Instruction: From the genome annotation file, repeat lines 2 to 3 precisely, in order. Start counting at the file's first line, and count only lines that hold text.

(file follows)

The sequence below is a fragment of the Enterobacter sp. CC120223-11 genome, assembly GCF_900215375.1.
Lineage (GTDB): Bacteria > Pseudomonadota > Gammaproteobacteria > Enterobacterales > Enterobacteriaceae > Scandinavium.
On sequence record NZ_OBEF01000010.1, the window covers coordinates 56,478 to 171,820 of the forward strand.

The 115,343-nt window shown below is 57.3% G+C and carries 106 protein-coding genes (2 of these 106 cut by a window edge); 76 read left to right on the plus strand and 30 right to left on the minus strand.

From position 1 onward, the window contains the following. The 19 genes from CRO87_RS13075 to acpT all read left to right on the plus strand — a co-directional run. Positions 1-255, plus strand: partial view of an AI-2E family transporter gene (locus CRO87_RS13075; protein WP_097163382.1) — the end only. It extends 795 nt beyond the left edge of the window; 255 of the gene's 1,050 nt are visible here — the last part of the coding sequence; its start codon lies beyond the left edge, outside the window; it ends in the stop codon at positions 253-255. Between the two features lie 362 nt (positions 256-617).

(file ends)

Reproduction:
Lineage (GTDB): Bacteria > Pseudomonadota > Gammaproteobacteria > Enterobacterales > Enterobacteriaceae > Scandinavium.
On sequence record NZ_OBEF01000010.1, the window covers coordinates 56,478 to 171,820 of the forward strand.